A San Diego-based entrepreneur has proposed a solution for small business owners who face rising payroll costs under Obamacare: Cut staff and outsource.
Paul Christiansen, founder of the tech company Quorim, wrote a column published in The Wall Street Journal this week suggesting that small employers could “outsmart Obamacare” by shrinking payrolls and operating with only a tiny number of core employees who outsource tasks to contracted workers.
“Thousands of small businesses across the U.S. are desperately looking for a way to escape their own fiscal cliff,” Christiansen writes. “That’s because Obamacare is forcing them to cover their employees’ health care or pay a fine.”
Some business owners have responded to the new law, which requires companies with more than 50 full-time workers to offer them health care coverage, by laying off staff, cutting hours or raising prices.
But for many firms, Christiansen says, a better move is to push workforces under the 50-employee limit by offering current employees contracts for doing their work as a “corporate entity” instead of as an “employee.”
“It's not about replacing employees with contractors, but about replacing employees with corporations,” Christiansen writes. “There is almost nothing that cannot be outsourced," including marketing, IT and manufacturing.
Christiansen calls the strategy “going protean,” referring to the concept of “Protean Corporations,” first described in Silicon Valley journalist Michael Malone’s 2009 book “The Future Arrived Yesterday.” Protean corporations are defined by their ability to “shape-shift” and rapidly adapt to market forces, often tapping contracted talent to do so.
While it may be easy to imagine a technology company going protean by paring down its workforce and outsourcing tasks to contracted entities, it’s harder to imagine in the restaurant industry, which has been among the fastest to react to Obamacare. One fast-food franchise owner recently announced that he would have to cut employees' hours because of the new law.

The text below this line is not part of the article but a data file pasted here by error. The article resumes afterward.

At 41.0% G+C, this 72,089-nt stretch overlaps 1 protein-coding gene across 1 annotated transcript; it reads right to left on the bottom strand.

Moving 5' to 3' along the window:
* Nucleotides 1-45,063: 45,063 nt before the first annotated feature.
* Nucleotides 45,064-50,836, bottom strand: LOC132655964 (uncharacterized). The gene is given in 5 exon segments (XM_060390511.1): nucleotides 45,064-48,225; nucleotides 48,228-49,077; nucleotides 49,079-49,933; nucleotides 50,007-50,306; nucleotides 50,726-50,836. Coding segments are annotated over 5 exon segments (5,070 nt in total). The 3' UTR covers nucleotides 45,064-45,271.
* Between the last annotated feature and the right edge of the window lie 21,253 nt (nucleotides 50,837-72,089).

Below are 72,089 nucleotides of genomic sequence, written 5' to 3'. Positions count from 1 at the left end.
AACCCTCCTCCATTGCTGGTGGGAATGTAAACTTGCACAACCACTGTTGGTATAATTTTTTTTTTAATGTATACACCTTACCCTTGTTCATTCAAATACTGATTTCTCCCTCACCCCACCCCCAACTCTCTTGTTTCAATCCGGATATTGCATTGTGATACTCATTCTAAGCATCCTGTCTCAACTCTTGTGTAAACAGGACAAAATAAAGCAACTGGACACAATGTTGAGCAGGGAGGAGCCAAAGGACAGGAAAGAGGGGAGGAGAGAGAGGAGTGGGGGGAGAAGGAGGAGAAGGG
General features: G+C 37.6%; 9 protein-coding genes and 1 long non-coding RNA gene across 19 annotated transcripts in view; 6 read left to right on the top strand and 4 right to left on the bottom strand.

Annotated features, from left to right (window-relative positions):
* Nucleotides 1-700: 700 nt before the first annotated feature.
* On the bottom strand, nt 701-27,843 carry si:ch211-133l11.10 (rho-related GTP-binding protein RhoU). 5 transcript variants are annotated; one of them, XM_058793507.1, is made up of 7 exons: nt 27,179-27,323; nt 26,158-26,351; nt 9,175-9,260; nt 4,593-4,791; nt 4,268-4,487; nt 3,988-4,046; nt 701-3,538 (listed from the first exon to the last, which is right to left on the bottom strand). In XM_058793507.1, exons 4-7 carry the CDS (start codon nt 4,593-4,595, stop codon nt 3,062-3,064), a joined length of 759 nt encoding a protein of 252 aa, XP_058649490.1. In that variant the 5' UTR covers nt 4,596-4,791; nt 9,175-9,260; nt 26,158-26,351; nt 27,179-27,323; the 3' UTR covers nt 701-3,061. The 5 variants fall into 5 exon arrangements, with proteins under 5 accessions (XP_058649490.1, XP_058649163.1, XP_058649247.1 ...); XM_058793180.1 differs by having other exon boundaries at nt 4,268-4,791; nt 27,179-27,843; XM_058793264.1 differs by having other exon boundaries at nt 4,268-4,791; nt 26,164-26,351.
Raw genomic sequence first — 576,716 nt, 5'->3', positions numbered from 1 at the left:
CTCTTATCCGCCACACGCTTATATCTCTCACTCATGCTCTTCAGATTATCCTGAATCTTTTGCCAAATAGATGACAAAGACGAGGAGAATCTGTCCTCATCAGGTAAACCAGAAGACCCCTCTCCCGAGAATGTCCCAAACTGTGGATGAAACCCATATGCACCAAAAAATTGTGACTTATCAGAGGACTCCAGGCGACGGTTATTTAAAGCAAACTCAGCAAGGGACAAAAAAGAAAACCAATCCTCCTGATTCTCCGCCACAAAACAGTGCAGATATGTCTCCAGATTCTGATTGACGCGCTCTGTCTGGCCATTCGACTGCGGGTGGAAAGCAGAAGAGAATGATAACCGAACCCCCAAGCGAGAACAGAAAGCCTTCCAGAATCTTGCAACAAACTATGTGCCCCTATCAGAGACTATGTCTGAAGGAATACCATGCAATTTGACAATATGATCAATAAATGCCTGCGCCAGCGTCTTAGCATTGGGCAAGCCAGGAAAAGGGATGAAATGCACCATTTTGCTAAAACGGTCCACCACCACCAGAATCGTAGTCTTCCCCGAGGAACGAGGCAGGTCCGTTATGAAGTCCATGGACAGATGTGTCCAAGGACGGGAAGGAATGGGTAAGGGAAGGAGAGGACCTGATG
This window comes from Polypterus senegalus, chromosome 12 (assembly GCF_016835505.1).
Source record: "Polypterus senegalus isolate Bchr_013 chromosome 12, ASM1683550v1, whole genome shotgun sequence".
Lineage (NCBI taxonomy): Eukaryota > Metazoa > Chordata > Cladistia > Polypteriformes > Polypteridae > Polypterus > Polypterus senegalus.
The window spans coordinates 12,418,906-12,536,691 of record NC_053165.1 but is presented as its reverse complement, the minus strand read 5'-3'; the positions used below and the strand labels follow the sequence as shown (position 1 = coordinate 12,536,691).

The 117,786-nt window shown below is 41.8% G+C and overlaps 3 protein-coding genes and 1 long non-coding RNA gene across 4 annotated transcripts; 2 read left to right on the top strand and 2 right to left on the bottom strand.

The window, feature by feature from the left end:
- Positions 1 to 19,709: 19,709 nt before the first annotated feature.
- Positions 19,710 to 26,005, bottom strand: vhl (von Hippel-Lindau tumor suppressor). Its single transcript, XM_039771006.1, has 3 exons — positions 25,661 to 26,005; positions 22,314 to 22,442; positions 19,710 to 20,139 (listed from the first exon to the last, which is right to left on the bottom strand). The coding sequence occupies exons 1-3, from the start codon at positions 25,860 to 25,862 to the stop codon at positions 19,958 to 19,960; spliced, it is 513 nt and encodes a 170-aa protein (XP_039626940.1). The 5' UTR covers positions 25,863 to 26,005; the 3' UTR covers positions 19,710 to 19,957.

But Christiansen says it is possible, theoretically, for restaurants to adopt the protean model. “Suppose there was a company, not unlike a professional employer organization (PEO), that set up a corporate structure for individual restaurant waiters, who are owners in the PEO-like organization,” Christiansen tells The Huffington Post. “It could be eight waiters or 10 or anything up to the magic number of 49 who bill the restaurant for their services.”
“We’re dealing with things that don’t exist but have the theoretical possibility of existing,” Christiansen adds. “Right now, we have as the default employer-employee relationships, but that whole paradigm is potentially problematic as we have more and more restrictions imposed by government.”
But according to Malone, small companies are going protean regardless of changes to America’s health care law, which take effect in January 2014.
“Even without the pressure of Obamacare, taxes and other government regulations, the protean model for organizations seems to me inevitable because of larger forces like competition, the need for organizations to adapt and change quickly, and the atomization of society created by Moore's Law and emerging technology,” Malone says in an email to The Huffington Post. “Obamacare has just accelerated this evolution.”
Multiple studies support the claim that, long before Obamacare, technology allowed businesses to operate with fewer employees and outsource work more easily.
The Kauffman Foundation, an entrepreneurship advocacy group, identified this trend in a 2011 report called, “Starting Smaller; Staying Smaller.”
Its author, Robert Litan, wrote that “since at least the middle of the last decade and perhaps earlier” new companies were “opening their doors with fewer workers than the historic norm and were relatively reluctant to expand their workforces even during good economic times.”
Silicon Valley entrepreneur Naval Ravikant predicted last year that technology would inevitably shrink the size of companies and create a world without big corporations.
"The contract-work trend is going to increase," he told PandoDaily. "The size of your average company is going to decrease. And we're going to see more and more billion-dollar businesses built by four or five people, and it's going to stay at that."
Christiansen refers to the change as a corporate innovation, rather than belt-tightening.
"Bill Gates' vision of a PC on every desk became a reality quicker than anyone could have imagined, but the vision of a corporation for every citizen could be a reality too. Particularly if realities like Obamacare continue to upset the status quo."
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